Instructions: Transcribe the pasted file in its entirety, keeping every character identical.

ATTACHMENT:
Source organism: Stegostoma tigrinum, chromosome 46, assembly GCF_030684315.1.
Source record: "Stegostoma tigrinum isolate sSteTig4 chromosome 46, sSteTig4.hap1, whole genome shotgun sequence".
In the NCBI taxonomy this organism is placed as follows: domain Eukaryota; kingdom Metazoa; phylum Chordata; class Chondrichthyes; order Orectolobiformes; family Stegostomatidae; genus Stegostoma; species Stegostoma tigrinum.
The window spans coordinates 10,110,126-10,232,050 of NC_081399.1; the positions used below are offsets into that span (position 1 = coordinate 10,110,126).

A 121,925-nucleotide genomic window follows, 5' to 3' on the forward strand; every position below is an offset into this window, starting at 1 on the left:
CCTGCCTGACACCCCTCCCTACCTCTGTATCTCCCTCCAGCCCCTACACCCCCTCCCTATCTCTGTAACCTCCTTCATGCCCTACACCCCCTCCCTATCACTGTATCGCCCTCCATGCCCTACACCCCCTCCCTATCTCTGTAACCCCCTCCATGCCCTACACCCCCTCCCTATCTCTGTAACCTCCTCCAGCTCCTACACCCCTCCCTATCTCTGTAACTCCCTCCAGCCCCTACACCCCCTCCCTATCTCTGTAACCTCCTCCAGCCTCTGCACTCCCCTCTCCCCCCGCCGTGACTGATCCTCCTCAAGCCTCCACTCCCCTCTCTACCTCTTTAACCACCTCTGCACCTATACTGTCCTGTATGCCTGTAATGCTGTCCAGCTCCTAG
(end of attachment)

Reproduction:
Source organism: Stegostoma tigrinum, chromosome 46, assembly GCF_030684315.1.
Source record: "Stegostoma tigrinum isolate sSteTig4 chromosome 46, sSteTig4.hap1, whole genome shotgun sequence".
In the NCBI taxonomy this organism is placed as follows: domain Eukaryota; kingdom Metazoa; phylum Chordata; class Chondrichthyes; order Orectolobiformes; family Stegostomatidae; genus Stegostoma; species Stegostoma tigrinum.
The window spans coordinates 10,110,126-10,232,050 of NC_081399.1; the positions used below are offsets into that span (position 1 = coordinate 10,110,126).

A 121,925-nucleotide genomic window follows, 5' to 3' on the forward strand; every position below is an offset into this window, starting at 1 on the left:
CCTGCCTGACACCCCTCCCTACCTCTGTATCTCCCTCCAGCCCCTACACCCCCTCCCTATCTCTGTAACCTCCTTCATGCCCTACACCCCCTCCCTATCACTGTATCGCCCTCCATGCCCTACACCCCCTCCCTATCTCTGTAACCCCCTCCATGCCCTACACCCCCTCCCTATCTCTGTAACCTCCTCCAGCTCCTACACCCCTCCCTATCTCTGTAACTCCCTCCAGCCCCTACACCCCCTCCCTATCTCTGTAACCTCCTCCAGCCTCTGCACTCCCCTCTCCCCCCGCCGTGACTGATCCTCCTCAAGCCTCCACTCCCCTCTCTACCTCTTTAACCACCTCTGCACCTATACTGTCCTGTATGCCTGTAATGCTGTCCAGCTCCTAG